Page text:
In today's ever-changing market, British businesses are facing increasingly complex challenges when it comes to attracting - and retaining - the talent they need to succeed. There's no doubt that the world of work is evolving at a rapid rate, and many of these changes are irreversible.

Not only is the UK's unemployment rate at a 42-year low, but candidate availability has been steadily falling over the last four years, and with new technologies continually emerging, disrupting industries across the globe - the battle for talent is real.

So as the challenges continue to arise, it's vital for businesses to keep on top of key industry trends, and evolve their recruitment strategies to align with the needs of top talent. Here are three key trends challenging traditional methods of recruitment:

AI and Automation

Perhaps the biggest change facing the world of work and recruitment is the impact of AI; a study by McKinsey suggested that nearly half of the activities in the top five European economies are susceptible to the impact of automation.

But these advancements don't necessarily have to be seen as a threat to the recruitment industry. According to our recent research at LinkedIn looking at global recruiting trends, 63% of professionals believe that, despite AI, a recruiter's instincts and expertise will still be necessary for building relationships and spotting high potential candidates.

And on top of this - more than two thirds (69%) of recruiters across Europe believe that AI will be beneficial, saving them crucial time when it comes to sourcing candidates.

Skills gaps

Another unavoidable challenge that businesses are facing is the growing skills gaps manifesting in different regions and industries across Europe. While some of these skills gaps, such as the demand for tech skills in London, are well-acknowledged, others are only just emerging.

There are a number of reasons causing the lack of expertise, but one of the main problems is an asymmetry of information. What we're seeing is that employees with the right skills don't know where the jobs are and how to find them; and recruiters with the relevant opportunities can't find the talent.

For recruiters, it's essential to keep a close eye on how EU professionals are moving across regions and industries, so they can identify how their skills supply will be affected in the future - and keep their talent strategies nimble.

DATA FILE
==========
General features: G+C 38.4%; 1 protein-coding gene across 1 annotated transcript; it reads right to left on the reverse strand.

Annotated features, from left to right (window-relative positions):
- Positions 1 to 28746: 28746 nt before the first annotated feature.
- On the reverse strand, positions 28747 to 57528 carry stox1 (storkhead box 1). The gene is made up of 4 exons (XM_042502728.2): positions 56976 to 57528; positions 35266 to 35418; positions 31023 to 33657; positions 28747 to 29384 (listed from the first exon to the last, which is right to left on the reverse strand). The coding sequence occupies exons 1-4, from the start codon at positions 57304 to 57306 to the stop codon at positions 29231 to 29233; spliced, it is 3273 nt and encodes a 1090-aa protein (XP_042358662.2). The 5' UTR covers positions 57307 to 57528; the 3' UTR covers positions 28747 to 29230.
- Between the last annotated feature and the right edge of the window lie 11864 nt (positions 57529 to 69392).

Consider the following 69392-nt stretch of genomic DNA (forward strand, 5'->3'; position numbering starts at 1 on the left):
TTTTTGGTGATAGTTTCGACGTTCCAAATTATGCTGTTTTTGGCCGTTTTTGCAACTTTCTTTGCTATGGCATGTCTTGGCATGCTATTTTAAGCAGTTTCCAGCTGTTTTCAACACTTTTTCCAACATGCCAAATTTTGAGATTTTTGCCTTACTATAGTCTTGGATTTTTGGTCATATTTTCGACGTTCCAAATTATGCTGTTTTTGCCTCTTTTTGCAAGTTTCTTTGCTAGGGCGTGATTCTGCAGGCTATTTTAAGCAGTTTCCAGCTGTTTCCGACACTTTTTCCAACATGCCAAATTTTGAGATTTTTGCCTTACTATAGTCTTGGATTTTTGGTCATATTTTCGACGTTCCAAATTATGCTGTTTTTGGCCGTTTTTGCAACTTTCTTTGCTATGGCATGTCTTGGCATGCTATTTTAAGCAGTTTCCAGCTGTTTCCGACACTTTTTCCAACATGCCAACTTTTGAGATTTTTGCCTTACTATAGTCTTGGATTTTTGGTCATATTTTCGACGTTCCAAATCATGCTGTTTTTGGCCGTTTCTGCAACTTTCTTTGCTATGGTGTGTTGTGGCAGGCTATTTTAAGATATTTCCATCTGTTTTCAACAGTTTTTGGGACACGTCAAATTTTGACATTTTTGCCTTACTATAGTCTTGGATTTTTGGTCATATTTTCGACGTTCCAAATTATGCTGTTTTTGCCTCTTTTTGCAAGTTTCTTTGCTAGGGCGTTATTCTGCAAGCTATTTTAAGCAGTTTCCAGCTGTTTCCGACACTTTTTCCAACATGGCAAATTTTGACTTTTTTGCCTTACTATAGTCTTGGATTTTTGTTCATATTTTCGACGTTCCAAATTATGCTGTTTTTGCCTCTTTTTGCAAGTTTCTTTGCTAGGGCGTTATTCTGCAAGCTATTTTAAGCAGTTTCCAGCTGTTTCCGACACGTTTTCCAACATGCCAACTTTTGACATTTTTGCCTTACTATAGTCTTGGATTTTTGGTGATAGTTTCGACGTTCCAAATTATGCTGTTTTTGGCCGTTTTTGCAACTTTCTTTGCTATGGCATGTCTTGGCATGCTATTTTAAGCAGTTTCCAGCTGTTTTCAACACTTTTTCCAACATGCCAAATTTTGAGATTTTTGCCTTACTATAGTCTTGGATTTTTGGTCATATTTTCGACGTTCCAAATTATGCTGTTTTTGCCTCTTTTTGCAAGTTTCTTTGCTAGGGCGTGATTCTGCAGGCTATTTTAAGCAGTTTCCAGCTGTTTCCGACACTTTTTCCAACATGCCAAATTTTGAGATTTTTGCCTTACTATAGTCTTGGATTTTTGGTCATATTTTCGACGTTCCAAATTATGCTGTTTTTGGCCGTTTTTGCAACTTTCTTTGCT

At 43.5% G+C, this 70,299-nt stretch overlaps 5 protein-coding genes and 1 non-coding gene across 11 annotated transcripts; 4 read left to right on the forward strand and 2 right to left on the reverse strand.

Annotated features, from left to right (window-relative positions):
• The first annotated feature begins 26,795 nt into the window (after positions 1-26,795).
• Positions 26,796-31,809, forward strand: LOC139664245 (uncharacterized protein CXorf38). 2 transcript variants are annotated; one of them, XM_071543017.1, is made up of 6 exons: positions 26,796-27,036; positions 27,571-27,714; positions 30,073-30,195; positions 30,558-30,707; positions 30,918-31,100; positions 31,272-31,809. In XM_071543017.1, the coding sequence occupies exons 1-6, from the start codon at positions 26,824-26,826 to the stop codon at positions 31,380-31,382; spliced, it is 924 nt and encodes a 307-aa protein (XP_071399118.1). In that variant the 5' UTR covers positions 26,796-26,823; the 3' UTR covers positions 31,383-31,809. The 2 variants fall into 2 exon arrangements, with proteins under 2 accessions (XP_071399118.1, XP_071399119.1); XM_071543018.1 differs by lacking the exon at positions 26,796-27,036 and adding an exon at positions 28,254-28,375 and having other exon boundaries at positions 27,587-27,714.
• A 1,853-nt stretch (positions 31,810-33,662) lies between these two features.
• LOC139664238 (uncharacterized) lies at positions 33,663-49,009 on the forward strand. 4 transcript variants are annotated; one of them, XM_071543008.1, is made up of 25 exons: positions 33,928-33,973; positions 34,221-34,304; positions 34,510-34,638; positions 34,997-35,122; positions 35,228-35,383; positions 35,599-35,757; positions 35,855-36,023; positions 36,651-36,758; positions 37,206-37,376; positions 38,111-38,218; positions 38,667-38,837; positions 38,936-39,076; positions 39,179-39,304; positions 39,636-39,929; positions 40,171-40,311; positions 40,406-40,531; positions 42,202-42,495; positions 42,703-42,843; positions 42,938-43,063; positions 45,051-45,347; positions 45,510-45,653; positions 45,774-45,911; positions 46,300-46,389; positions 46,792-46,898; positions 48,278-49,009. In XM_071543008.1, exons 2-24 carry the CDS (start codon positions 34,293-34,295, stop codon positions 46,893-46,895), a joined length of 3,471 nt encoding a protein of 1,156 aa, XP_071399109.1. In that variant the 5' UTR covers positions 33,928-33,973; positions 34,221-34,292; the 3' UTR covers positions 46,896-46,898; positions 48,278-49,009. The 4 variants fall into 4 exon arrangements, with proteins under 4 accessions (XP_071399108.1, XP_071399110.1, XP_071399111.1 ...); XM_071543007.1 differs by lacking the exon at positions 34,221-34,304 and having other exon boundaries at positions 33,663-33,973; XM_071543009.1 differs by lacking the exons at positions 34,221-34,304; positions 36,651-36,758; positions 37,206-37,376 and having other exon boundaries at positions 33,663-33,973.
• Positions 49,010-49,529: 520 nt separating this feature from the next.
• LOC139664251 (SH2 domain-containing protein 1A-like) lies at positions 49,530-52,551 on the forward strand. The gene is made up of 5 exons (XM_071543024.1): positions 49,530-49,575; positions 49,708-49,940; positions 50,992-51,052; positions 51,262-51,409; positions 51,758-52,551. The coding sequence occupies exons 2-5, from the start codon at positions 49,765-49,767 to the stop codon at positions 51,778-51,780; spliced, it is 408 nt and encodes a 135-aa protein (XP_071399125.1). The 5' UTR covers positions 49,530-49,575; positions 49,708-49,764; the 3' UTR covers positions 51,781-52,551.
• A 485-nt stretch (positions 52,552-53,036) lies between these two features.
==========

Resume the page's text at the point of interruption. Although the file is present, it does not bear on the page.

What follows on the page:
The rise of independent work

Finally, independent work is booming, also across Europe. The growth is driven by a variety of factors, including the rise of the gig economy, the growth of online marketplaces such as Uber, AirBnB and Deliveroo, and younger generations seeking greater flexibility and autonomy.

Deliveroo
Daniel Leal-Olivas/AFP

And we don't expect this trend to slow down, we actually expect the opposite. According to estimates, as many as 90 million people across the EU-15 are interested in independent work, a staggering number that represents more than a quarter (26%) of the entire European workforce.

To work alongside this development, businesses will increasingly need to consider a wider range of working relationships, and have a deeper understanding of what motivates the talent they need to hire, as well as adapting their strategies to make sure that they know how to attract this new workforce group, and how to incorporate them into their workforce planning.

Finding your competitive advantage

While these trends are causing seismic shifts across the world of work, there are ways for businesses and recruiters to thrive amongst the new realities. Ironically, one of the best ways to do this is by working hand-in-hand with AI.

By embracing analytical tools, recruitment team can pair their instincts with the insights of big data - enabling them to effectively identify where they can best focus their recruiting efforts. By doing this, recruiters will give themselves a competitive advantage - and deliver a uniquely human value to their organisations in sourcing the right talent to enable their businesses to stay ahead.


Jon Addison joined LinkedIn in 2016 as Head of Talent Solutions in the UK. In his role, Jon is responsible for the strategic direction of LinkedIn UK's Talent Solutions business and works with staffing and recruitment firms to help them find the talent they need to succeed. Before joining LinkedIn, Jon worked in consulting and sales roles in technology businesses such as Oracle and Capgemini.